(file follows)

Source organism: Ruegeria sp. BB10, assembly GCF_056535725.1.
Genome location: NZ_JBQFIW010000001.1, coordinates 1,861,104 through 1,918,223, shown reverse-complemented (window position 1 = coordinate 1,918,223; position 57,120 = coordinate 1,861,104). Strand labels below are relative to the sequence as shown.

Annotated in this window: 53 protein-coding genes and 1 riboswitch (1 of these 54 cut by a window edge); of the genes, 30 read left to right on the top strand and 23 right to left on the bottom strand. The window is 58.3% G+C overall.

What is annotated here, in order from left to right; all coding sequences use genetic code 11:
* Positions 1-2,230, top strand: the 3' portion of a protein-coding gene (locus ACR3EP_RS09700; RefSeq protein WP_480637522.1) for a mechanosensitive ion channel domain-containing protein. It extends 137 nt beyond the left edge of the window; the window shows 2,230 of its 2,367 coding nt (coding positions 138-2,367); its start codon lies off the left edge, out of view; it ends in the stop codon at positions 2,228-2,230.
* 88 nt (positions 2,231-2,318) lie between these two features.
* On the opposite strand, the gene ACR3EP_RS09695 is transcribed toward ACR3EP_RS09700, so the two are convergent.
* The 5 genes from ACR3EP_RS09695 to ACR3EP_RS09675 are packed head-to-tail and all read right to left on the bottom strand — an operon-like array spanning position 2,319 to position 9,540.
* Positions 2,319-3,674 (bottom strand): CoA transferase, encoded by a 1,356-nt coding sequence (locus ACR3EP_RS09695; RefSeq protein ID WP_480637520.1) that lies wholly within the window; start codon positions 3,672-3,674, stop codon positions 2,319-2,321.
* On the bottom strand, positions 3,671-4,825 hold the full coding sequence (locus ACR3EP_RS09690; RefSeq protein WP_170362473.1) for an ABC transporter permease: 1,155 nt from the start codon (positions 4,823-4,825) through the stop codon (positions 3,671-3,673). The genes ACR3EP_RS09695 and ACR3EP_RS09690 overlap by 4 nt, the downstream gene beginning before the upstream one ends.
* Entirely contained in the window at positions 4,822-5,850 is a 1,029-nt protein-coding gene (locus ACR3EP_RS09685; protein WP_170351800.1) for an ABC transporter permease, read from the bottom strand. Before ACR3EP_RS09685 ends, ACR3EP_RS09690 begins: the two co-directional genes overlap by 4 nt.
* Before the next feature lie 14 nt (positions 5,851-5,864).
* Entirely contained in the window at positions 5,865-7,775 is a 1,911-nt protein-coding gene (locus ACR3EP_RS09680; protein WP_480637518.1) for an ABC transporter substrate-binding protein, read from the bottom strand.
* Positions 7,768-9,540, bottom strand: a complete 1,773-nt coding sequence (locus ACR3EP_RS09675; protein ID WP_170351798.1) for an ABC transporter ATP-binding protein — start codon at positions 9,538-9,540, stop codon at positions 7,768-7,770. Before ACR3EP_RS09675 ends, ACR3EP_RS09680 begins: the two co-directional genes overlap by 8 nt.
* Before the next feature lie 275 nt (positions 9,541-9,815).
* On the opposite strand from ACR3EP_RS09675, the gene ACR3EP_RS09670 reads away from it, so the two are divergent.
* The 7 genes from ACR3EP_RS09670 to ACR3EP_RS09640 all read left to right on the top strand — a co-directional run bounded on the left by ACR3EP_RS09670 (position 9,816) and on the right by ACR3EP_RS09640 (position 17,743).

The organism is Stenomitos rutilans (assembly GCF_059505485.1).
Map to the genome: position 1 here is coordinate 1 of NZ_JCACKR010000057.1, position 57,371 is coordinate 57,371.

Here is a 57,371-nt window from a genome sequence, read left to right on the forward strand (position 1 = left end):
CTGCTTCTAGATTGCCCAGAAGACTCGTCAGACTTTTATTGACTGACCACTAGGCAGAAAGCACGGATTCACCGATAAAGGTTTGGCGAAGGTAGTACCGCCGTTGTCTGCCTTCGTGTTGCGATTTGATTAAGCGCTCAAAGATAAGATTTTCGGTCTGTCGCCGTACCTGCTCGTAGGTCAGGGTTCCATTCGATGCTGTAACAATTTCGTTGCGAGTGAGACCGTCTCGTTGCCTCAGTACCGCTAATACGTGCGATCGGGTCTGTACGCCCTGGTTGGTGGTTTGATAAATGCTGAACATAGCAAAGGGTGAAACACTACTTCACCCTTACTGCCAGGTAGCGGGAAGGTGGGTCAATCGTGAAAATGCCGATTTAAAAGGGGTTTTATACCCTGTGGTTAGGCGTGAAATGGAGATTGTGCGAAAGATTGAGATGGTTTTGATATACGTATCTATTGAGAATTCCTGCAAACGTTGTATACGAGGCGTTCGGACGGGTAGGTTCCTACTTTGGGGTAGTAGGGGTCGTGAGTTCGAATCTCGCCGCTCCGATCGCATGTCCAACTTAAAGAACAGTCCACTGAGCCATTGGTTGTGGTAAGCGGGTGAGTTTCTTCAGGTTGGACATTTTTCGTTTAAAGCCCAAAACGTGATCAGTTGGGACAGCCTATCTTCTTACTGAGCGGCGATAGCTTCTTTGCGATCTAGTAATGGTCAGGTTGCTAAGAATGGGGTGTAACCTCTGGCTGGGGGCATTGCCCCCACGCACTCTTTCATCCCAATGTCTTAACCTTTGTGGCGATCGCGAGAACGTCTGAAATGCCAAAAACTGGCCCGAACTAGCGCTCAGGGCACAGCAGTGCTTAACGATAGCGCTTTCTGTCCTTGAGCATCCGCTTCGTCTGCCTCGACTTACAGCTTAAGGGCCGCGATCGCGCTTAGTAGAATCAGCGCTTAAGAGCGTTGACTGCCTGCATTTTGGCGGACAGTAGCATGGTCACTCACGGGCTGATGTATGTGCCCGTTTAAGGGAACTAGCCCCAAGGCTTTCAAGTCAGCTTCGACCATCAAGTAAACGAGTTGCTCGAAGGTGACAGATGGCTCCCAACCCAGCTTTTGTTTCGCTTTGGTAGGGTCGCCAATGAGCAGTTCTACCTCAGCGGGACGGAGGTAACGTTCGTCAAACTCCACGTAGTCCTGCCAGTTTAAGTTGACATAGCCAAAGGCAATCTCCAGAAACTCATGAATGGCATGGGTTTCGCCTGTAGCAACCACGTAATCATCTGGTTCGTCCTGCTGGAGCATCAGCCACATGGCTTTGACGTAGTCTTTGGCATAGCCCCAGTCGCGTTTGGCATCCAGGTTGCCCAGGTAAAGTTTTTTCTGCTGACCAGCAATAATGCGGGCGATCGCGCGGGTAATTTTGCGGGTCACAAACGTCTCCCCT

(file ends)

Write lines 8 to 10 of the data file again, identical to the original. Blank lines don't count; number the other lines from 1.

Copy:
* The 5 genes from ACR3EP_RS09695 to ACR3EP_RS09675 are packed head-to-tail and all read right to left on the bottom strand — an operon-like array spanning position 2,319 to position 9,540.
* Positions 2,319-3,674 (bottom strand): CoA transferase, encoded by a 1,356-nt coding sequence (locus ACR3EP_RS09695; RefSeq protein ID WP_480637520.1) that lies wholly within the window; start codon positions 3,672-3,674, stop codon positions 2,319-2,321.
* On the bottom strand, positions 3,671-4,825 hold the full coding sequence (locus ACR3EP_RS09690; RefSeq protein WP_170362473.1) for an ABC transporter permease: 1,155 nt from the start codon (positions 4,823-4,825) through the stop codon (positions 3,671-3,673). The genes ACR3EP_RS09695 and ACR3EP_RS09690 overlap by 4 nt, the downstream gene beginning before the upstream one ends.